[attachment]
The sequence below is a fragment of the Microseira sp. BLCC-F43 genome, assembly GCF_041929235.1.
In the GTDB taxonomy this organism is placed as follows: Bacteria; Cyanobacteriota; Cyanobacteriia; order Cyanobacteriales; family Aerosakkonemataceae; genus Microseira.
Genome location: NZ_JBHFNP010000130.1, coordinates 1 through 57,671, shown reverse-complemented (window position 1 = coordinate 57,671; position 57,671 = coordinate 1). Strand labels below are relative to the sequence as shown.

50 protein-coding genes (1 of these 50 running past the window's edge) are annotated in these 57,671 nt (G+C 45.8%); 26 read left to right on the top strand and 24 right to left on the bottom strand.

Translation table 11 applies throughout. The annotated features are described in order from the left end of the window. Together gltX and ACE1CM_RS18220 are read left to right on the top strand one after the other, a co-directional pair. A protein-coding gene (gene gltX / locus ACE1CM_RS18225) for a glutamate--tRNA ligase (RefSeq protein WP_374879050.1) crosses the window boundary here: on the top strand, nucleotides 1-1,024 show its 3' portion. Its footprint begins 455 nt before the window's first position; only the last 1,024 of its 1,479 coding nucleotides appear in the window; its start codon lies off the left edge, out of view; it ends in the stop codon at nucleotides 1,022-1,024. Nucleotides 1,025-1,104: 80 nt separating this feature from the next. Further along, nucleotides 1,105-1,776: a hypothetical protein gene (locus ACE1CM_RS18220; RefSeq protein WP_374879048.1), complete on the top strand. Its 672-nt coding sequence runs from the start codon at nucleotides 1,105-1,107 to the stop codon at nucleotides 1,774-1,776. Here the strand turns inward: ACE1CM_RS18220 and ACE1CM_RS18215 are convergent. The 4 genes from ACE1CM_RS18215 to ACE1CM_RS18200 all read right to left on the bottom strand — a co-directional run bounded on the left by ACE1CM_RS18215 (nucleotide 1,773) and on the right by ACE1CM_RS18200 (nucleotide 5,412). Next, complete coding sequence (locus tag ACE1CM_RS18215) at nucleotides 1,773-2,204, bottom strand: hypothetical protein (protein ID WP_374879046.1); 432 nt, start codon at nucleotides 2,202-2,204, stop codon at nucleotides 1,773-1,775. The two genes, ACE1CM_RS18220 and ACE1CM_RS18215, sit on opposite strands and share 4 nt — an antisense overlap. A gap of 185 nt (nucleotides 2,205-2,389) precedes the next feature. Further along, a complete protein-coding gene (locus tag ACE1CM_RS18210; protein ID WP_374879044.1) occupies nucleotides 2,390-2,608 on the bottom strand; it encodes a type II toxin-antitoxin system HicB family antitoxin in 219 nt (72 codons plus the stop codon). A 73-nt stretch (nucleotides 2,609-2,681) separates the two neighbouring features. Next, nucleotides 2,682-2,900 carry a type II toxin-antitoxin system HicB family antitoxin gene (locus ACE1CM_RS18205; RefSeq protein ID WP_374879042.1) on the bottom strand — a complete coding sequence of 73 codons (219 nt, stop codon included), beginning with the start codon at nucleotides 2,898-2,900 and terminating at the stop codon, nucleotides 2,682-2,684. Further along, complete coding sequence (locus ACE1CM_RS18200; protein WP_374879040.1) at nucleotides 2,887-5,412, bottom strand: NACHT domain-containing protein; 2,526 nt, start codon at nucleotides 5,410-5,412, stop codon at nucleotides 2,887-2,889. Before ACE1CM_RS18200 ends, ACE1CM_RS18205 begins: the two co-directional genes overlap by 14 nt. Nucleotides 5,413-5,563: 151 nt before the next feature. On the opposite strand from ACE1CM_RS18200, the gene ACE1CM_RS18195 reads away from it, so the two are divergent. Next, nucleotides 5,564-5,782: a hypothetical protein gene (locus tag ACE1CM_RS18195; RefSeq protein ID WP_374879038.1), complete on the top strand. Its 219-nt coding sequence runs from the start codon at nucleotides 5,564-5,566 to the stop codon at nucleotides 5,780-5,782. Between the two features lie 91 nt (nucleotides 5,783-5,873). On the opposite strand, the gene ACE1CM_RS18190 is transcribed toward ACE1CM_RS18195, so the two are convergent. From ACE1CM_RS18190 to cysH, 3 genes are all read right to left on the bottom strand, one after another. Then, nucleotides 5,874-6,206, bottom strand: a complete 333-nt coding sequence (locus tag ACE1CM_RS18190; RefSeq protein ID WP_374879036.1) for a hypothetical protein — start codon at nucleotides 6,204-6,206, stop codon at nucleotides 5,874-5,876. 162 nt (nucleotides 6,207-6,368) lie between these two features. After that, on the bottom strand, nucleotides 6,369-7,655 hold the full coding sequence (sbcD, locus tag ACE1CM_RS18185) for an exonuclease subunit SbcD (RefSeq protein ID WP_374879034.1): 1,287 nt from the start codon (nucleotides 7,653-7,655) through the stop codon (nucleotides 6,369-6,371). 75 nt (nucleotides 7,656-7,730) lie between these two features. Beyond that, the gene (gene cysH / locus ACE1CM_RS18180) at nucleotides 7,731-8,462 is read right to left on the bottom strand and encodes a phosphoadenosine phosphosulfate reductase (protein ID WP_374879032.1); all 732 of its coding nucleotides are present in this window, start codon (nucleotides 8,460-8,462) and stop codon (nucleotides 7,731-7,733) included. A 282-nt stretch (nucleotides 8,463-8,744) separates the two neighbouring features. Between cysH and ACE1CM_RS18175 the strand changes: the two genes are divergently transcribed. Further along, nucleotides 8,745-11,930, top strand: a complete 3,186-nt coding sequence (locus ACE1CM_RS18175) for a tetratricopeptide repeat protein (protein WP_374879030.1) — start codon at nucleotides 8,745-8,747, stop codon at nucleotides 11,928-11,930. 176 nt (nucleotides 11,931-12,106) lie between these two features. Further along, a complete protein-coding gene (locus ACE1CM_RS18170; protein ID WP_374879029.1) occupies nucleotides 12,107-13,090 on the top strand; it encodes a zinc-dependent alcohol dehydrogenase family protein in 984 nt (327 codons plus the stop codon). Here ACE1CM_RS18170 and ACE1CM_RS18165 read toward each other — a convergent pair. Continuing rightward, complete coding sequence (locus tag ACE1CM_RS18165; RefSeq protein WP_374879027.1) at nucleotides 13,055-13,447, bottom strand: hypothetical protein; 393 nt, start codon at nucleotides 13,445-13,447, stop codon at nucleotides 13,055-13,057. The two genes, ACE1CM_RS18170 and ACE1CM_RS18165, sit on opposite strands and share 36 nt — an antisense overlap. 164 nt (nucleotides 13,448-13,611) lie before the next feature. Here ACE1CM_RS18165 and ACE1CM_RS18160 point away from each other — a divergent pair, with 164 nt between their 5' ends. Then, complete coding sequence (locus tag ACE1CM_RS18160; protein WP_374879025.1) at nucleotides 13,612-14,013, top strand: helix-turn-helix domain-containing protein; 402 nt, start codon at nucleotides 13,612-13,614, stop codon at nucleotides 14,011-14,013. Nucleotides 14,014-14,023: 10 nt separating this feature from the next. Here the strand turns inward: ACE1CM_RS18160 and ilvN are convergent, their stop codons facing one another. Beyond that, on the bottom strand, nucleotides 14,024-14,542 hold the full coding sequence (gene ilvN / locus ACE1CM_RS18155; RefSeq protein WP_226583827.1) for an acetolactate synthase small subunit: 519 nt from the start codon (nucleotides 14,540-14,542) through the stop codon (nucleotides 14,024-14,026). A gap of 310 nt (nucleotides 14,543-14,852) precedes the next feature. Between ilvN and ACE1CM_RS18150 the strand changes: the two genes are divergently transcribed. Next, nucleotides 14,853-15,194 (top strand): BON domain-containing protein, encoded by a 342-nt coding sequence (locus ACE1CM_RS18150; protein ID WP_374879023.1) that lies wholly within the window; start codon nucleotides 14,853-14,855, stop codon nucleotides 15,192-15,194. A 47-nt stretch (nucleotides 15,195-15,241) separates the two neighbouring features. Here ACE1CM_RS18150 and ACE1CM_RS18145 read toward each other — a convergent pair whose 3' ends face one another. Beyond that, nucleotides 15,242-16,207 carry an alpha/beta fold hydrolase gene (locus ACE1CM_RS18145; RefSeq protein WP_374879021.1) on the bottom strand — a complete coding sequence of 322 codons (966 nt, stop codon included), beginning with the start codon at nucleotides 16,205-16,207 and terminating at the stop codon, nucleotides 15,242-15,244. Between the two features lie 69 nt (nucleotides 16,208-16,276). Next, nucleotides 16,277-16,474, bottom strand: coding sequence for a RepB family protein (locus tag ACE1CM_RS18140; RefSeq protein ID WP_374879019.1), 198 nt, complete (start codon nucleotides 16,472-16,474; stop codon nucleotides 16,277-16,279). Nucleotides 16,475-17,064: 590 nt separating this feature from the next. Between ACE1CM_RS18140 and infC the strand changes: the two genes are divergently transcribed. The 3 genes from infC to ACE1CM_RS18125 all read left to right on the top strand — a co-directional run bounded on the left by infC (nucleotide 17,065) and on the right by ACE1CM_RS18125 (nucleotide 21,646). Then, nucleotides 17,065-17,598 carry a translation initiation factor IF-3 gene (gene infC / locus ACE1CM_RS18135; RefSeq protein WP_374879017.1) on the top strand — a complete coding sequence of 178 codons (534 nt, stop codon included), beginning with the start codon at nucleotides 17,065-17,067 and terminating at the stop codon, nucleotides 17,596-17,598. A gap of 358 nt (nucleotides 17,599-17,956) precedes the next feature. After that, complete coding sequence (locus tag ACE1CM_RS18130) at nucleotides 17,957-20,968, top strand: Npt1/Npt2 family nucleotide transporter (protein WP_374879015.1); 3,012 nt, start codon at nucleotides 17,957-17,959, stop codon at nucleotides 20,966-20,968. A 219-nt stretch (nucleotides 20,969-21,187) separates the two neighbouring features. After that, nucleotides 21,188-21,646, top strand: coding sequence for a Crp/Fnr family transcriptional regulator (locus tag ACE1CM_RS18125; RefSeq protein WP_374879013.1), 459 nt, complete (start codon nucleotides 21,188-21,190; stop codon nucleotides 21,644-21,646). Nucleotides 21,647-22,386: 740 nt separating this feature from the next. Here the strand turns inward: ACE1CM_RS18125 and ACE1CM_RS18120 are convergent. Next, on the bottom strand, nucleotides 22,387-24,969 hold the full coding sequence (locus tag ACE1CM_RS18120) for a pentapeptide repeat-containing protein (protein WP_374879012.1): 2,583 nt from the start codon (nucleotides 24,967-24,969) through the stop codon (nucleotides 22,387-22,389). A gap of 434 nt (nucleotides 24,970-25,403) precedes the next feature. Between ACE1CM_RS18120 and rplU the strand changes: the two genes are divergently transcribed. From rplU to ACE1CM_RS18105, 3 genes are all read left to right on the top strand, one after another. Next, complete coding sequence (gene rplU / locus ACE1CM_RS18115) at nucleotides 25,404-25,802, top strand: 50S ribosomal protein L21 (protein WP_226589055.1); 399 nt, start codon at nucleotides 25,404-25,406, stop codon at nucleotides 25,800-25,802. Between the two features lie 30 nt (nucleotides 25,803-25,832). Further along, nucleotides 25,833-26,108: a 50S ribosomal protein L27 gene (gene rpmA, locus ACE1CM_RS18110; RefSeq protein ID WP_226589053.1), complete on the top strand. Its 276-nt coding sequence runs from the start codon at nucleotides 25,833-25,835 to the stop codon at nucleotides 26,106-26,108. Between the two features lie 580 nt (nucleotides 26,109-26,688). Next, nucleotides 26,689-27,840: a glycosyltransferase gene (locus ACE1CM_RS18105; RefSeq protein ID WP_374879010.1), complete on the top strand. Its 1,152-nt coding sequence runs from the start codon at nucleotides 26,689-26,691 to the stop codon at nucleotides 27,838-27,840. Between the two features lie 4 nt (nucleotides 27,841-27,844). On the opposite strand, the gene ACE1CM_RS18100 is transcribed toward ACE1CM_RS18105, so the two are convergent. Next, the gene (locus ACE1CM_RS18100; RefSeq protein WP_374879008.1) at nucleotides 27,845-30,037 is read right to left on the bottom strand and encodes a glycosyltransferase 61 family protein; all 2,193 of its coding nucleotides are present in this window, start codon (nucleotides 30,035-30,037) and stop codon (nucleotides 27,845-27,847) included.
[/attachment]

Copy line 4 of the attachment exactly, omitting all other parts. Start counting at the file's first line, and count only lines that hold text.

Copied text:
50 protein-coding genes (1 of these 50 running past the window's edge) are annotated in these 57,671 nt (G+C 45.8%); 26 read left to right on the top strand and 24 right to left on the bottom strand.